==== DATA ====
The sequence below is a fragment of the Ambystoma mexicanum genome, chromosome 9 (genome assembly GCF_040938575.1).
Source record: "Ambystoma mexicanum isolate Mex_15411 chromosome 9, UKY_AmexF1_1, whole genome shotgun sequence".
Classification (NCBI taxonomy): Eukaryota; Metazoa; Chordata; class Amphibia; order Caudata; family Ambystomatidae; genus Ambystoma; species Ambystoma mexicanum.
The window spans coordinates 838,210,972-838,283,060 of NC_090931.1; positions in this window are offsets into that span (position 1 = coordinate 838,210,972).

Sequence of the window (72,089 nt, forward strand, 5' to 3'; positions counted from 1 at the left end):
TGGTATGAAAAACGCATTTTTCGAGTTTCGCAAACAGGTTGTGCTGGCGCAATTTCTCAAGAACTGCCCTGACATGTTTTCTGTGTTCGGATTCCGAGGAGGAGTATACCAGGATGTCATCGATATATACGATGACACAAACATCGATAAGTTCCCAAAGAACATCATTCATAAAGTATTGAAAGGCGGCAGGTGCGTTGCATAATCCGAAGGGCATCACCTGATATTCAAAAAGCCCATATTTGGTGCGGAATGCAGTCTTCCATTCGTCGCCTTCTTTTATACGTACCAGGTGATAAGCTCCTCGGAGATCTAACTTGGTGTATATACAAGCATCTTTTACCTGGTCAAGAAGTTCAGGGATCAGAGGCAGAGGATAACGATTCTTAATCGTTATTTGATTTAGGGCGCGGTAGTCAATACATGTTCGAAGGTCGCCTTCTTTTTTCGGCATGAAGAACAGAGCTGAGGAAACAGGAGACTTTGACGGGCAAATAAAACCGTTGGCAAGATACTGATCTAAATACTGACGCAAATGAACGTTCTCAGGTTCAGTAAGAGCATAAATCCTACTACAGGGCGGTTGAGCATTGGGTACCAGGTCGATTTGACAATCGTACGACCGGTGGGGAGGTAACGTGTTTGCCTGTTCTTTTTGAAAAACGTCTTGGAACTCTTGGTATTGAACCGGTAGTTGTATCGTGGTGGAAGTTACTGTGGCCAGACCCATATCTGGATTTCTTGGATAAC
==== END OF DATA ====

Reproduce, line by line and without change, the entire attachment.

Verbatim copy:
The sequence below is a fragment of the Ambystoma mexicanum genome, chromosome 9 (genome assembly GCF_040938575.1).
Source record: "Ambystoma mexicanum isolate Mex_15411 chromosome 9, UKY_AmexF1_1, whole genome shotgun sequence".
Classification (NCBI taxonomy): Eukaryota; Metazoa; Chordata; class Amphibia; order Caudata; family Ambystomatidae; genus Ambystoma; species Ambystoma mexicanum.
The window spans coordinates 838,210,972-838,283,060 of NC_090931.1; positions in this window are offsets into that span (position 1 = coordinate 838,210,972).

Sequence of the window (72,089 nt, forward strand, 5' to 3'; positions counted from 1 at the left end):
TGGTATGAAAAACGCATTTTTCGAGTTTCGCAAACAGGTTGTGCTGGCGCAATTTCTCAAGAACTGCCCTGACATGTTTTCTGTGTTCGGATTCCGAGGAGGAGTATACCAGGATGTCATCGATATATACGATGACACAAACATCGATAAGTTCCCAAAGAACATCATTCATAAAGTATTGAAAGGCGGCAGGTGCGTTGCATAATCCGAAGGGCATCACCTGATATTCAAAAAGCCCATATTTGGTGCGGAATGCAGTCTTCCATTCGTCGCCTTCTTTTATACGTACCAGGTGATAAGCTCCTCGGAGATCTAACTTGGTGTATATACAAGCATCTTTTACCTGGTCAAGAAGTTCAGGGATCAGAGGCAGAGGATAACGATTCTTAATCGTTATTTGATTTAGGGCGCGGTAGTCAATACATGTTCGAAGGTCGCCTTCTTTTTTCGGCATGAAGAACAGAGCTGAGGAAACAGGAGACTTTGACGGGCAAATAAAACCGTTGGCAAGATACTGATCTAAATACTGACGCAAATGAACGTTCTCAGGTTCAGTAAGAGCATAAATCCTACTACAGGGCGGTTGAGCATTGGGTACCAGGTCGATTTGACAATCGTACGACCGGTGGGGAGGTAACGTGTTTGCCTGTTCTTTTTGAAAAACGTCTTGGAACTCTTGGTATTGAACCGGTAGTTGTATCGTGGTGGAAGTTACTGTGGCCAGACCCATATCTGGATTTCTTGGATAAC